The cross-track slope determination was the more critical of the two with its greater impact on the local incidence angle at the edges of the swath because it was directly added to the antenna off-nadir boresight angle. Nine points were used to minimize noise generated by errors in the elevation measurements while still providing a reasonable estimate of the midpoint surface slope even if the surface curved within the 25-m span. At the SRA 9.4-Hz scan rate and 50% duty cycle, the duration of each cross-track scan was about 0.05 s. The sea surface could be assumed frozen during the 7-ms time interval needed to acquire each set of nine points used in the cross-track slope determinations.

The sea surface could not be assumed frozen during the 0.2-s interval between the previous and following scan lines for the along-track slope determination, but the discussion in section 3 justified the simple computation using the aircraft airspeed on 12 June. On 10 June, the 300-m wavelength dominant waves propagated at 21.6 m s^{−1} toward 50°, also nearly matching the wind speed at the aircraft 250-m altitude, which was 24.5 m s^{−1} toward 60°. On 11 June, the 240-m wavelength dominant waves propagated at 19.3 m s^{−1} toward 65°, fairly well matching the wind speed of 15.3 m s^{−1} toward 68° at the 250-m aircraft altitude.

The conditions were not as fortuitous on 13 June when the wind speed at the 250-m aircraft altitude was 9.4 m s^{−1} toward 24°. There was a bimodal wave system with the 300-m wavelength propagating at 21.6 m s^{−1} toward 340° and the 240-m wavelength propagating at 19.3 m s^{−1} toward 55°. If wind and wave directions had been aligned, a 12 m s^{−1} difference between wind speed and phase speed would cause minimal error in the along-track slope computation when the aircraft was flying parallel to a wave crest. It would cause 2.4-m (15%) changes in the nominal 16-m baseline used in the simple computation when the aircraft was heading upwind or downwind. But the situation on 13 June was more complex because the wave propagation directions deviated 30° and 45° in opposite directions from the downwind direction. Under those circumstances it would be difficult to even assign a speed and direction to a particular point on a wave. The simple correction was considered better than none.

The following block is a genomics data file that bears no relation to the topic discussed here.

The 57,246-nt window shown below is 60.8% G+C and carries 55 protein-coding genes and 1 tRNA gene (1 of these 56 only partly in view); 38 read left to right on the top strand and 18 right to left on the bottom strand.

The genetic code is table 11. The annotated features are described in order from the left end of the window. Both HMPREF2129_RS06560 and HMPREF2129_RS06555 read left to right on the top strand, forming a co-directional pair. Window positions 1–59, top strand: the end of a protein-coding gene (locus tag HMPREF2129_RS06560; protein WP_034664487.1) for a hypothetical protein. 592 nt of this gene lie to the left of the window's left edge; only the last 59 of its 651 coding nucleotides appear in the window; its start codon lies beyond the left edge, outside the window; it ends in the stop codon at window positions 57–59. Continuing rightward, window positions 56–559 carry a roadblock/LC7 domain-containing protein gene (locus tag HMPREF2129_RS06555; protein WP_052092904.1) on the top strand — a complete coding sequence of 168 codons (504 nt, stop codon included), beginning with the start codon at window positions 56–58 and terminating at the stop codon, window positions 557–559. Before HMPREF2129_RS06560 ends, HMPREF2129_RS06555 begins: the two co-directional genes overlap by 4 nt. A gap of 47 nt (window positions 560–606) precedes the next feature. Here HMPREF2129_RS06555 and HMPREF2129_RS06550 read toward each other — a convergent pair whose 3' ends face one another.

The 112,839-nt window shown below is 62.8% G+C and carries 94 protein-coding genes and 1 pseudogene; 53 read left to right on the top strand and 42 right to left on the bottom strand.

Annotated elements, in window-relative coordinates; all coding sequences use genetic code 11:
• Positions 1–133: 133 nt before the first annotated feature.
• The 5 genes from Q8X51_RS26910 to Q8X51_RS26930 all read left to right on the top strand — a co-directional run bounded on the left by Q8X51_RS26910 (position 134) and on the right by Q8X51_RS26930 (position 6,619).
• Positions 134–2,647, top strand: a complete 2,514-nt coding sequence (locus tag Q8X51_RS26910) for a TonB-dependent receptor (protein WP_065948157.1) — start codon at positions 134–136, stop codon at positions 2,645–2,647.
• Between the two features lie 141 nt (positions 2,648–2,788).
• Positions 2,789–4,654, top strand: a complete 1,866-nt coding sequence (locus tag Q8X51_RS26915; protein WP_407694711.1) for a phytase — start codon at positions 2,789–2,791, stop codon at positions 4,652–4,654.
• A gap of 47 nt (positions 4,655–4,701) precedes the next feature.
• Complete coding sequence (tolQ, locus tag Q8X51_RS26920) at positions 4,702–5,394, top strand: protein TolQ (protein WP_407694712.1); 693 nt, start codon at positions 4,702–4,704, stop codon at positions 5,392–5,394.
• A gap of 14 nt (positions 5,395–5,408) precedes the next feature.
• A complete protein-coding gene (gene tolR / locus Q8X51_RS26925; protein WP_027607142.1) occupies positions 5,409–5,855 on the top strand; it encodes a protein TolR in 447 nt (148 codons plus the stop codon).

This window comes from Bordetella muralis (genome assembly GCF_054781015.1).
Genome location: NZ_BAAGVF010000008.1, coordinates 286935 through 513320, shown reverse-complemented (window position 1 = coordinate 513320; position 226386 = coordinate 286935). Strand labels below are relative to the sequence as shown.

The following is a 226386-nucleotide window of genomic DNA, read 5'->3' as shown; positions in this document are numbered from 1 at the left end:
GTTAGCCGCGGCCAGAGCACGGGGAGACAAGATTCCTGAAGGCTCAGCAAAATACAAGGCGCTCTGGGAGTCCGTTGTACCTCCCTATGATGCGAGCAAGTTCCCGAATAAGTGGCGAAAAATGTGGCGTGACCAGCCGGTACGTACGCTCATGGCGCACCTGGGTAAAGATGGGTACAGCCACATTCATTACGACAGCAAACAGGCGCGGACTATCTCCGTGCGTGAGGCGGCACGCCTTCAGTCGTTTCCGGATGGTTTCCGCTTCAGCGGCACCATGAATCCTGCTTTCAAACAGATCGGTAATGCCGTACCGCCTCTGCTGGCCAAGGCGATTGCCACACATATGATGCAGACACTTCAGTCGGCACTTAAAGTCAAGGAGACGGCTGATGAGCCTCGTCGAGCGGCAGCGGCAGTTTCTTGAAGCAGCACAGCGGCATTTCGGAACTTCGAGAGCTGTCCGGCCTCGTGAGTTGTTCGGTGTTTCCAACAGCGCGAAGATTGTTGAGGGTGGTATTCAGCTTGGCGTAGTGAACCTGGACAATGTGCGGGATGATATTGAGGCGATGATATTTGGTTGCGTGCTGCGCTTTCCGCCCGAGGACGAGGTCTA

On 16 June, the wind speed was negligible and the 16 m s^{−1} phase speed of the waves would cause 20% errors in the nominal baseline for the along-track slope determination when the aircraft was heading either upwave or downwave. But the simple along-track slope corrections would be in the proper direction and, with the wave height much lower than on 10 or 12 June, the absolute size of the errors would be small.

There is no guarantee that surface slopes not resolved by these computations were associated with ocean waves short enough to be assumed statistically uniform at every cross-track position over any 700-m along-track distance. But, at least the major corrupting influence of the dominant wave slopes was eliminated.

Starting from the left in Fig. 9, the first two images are an enlargement of a portion of the fifth segment of Fig. 8 when the right side of the SRA scan plane was directed approximately upwind. The third and fourth images are the along-track and cross-track sea surface slopes (white: maximum positive slope, black: maximum negative slope) determined by the SRA in the manner just described.